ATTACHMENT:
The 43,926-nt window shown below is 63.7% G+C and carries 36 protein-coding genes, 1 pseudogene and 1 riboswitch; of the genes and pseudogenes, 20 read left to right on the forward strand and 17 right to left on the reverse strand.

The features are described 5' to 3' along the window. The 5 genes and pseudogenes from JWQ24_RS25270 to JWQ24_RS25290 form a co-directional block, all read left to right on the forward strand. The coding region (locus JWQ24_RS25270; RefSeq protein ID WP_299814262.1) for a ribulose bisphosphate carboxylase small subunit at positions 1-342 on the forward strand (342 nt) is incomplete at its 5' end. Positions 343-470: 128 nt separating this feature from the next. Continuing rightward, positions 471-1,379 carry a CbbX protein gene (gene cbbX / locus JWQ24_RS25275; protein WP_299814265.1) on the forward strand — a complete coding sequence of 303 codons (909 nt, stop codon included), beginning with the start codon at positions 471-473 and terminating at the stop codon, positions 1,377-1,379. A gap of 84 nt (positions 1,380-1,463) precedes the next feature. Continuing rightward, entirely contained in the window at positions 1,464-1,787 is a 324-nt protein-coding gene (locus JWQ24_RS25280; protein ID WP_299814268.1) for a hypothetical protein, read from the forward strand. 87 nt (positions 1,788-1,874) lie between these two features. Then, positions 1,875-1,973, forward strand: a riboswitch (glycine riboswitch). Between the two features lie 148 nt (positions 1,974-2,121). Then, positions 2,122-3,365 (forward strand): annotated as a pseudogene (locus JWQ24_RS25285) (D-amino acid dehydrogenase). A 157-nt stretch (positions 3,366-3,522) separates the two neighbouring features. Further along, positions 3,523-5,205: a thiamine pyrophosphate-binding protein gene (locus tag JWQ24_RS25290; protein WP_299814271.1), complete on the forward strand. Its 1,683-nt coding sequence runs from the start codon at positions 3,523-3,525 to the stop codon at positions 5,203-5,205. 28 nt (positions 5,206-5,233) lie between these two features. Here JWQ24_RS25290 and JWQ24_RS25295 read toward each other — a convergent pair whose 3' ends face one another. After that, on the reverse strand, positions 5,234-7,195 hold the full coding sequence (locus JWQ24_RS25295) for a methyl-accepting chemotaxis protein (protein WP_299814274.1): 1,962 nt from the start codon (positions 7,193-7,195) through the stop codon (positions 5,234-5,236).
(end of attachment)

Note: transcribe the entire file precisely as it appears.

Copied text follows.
The 43,926-nt window shown below is 63.7% G+C and carries 36 protein-coding genes, 1 pseudogene and 1 riboswitch; of the genes and pseudogenes, 20 read left to right on the forward strand and 17 right to left on the reverse strand.

The features are described 5' to 3' along the window. The 5 genes and pseudogenes from JWQ24_RS25270 to JWQ24_RS25290 form a co-directional block, all read left to right on the forward strand. The coding region (locus JWQ24_RS25270; RefSeq protein ID WP_299814262.1) for a ribulose bisphosphate carboxylase small subunit at positions 1-342 on the forward strand (342 nt) is incomplete at its 5' end. Positions 343-470: 128 nt separating this feature from the next. Continuing rightward, positions 471-1,379 carry a CbbX protein gene (gene cbbX / locus JWQ24_RS25275; protein WP_299814265.1) on the forward strand — a complete coding sequence of 303 codons (909 nt, stop codon included), beginning with the start codon at positions 471-473 and terminating at the stop codon, positions 1,377-1,379. A gap of 84 nt (positions 1,380-1,463) precedes the next feature. Continuing rightward, entirely contained in the window at positions 1,464-1,787 is a 324-nt protein-coding gene (locus JWQ24_RS25280; protein ID WP_299814268.1) for a hypothetical protein, read from the forward strand. 87 nt (positions 1,788-1,874) lie between these two features. Then, positions 1,875-1,973, forward strand: a riboswitch (glycine riboswitch). Between the two features lie 148 nt (positions 1,974-2,121). Then, positions 2,122-3,365 (forward strand): annotated as a pseudogene (locus JWQ24_RS25285) (D-amino acid dehydrogenase). A 157-nt stretch (positions 3,366-3,522) separates the two neighbouring features. Further along, positions 3,523-5,205: a thiamine pyrophosphate-binding protein gene (locus tag JWQ24_RS25290; protein WP_299814271.1), complete on the forward strand. Its 1,683-nt coding sequence runs from the start codon at positions 3,523-3,525 to the stop codon at positions 5,203-5,205. 28 nt (positions 5,206-5,233) lie between these two features. Here JWQ24_RS25290 and JWQ24_RS25295 read toward each other — a convergent pair whose 3' ends face one another. After that, on the reverse strand, positions 5,234-7,195 hold the full coding sequence (locus JWQ24_RS25295) for a methyl-accepting chemotaxis protein (protein WP_299814274.1): 1,962 nt from the start codon (positions 7,193-7,195) through the stop codon (positions 5,234-5,236).